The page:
But despite plenty of candidates, a less forgiving reimbursement environment may mean the days of 90% margins on life-saving drugs may be winding down fast.
Take a company like Questcor (QCOR), for example. The company has built an extremely lucrative franchise out of its only drug, a hormone gel marketed under the name Acthar that currently sells for $28,000 per five-injection vial.
Acthar was originally developed to treat rare pediatric seizures and has since been prescribed more widely as a last-ditch treatment for non-cortisone-responsive multiple sclerosis and other immune disorders.
Although expanding the addressable market definitely helped QCOR compound its revenue at a rate above 50% a year over the past decade, raising the price per dose by approximately 70,000% since 2001 has been the real factor that initially made this one-drug operation a Wall Street star.
Unfortunately, charging the equivalent of a middle-class American’s annual salary for a week’s supply of a life-saving drug that once cost $40 may have won investor applause in the past, but it now makes QCOR an easy target for public health advocates, cost-conscious bureaucrats and regulators alike.
And given the complexities of the system through which the company has billed insurance carriers full price while bending copayments to keep Acthar nominally affordable, even the threat of additional scrutiny raises the risk of the entire structure breaking down.
Like other biotech companies, QCOR pays a significant rebate to the states and federal government for every injection that participants in Medicare, Medicaid and other programs receive.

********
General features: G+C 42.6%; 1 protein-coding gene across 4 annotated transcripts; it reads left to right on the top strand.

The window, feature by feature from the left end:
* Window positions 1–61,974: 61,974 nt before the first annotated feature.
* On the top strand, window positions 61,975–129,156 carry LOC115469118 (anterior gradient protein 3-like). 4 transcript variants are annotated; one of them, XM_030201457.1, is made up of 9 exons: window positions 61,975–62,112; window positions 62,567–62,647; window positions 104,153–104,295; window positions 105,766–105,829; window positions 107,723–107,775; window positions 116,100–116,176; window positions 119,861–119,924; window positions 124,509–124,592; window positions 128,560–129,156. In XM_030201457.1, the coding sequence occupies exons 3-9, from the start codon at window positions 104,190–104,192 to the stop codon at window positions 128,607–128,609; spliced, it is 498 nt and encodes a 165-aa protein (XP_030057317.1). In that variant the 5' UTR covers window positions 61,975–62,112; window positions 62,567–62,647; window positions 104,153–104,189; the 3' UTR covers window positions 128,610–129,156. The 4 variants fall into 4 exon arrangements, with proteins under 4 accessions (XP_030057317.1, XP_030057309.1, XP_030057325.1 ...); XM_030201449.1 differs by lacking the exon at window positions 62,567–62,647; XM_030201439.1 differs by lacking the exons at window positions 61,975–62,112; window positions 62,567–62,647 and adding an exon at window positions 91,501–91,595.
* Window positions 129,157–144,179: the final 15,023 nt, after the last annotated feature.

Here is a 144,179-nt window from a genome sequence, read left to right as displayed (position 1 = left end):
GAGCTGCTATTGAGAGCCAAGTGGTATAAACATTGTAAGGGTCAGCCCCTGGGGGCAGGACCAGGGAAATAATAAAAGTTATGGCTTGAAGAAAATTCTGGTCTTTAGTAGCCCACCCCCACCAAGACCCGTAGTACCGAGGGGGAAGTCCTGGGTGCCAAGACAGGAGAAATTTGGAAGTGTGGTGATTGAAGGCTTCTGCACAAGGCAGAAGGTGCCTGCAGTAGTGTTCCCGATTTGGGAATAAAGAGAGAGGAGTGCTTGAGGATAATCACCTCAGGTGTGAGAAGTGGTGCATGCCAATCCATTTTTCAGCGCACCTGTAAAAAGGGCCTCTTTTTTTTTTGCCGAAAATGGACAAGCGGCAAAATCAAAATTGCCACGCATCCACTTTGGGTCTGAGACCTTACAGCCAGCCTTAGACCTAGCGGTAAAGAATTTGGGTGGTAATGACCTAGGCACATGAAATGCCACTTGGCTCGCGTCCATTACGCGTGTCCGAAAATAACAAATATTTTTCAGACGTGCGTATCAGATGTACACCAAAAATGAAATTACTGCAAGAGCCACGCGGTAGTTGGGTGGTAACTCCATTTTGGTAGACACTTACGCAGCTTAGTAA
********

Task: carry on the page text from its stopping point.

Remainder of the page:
As such, implementation of the Affordable Care Act naturally cuts into the 90% gross profit margins QCOR currently enjoys. Management has estimated that 30% of sales into some of its fastest-growing indications – multiple sclerosis and kidney disease – represent Medicare patients as it is.
Factor in the ongoing expansion of Medicaid, which opens up a 27% effective discount for millions of Americans who would otherwise not have qualified for coverage, and today’s rich margins can only deteriorate from here.
Meanwhile, Obamacare presents a direct challenge to the company’s efforts to ensure that private health insurers have more $28,000 bills to pay.
In many conventional health plans, a specialty drug like Acthar is classified as “Tier 5,” which means patients can pick up 25% of the retail pharmacy cost once they’ve met their annual deductible. The good news is that $7,000 for a one-week course of injections will eventually trigger the out of pocket maximum on every qualified Obamacare individual plan and will take families about 55% to that threshold.
The bad news, of course, is that $7,000 is a lot of cash for many families to come up with. And while the health plans listed on the insurance exchange vary widely, many Bronze and even Silver policies still require patients themselves to pay 30% to 40% of the cost of a Tier 5 drug even afterthe policy starts sharing the load.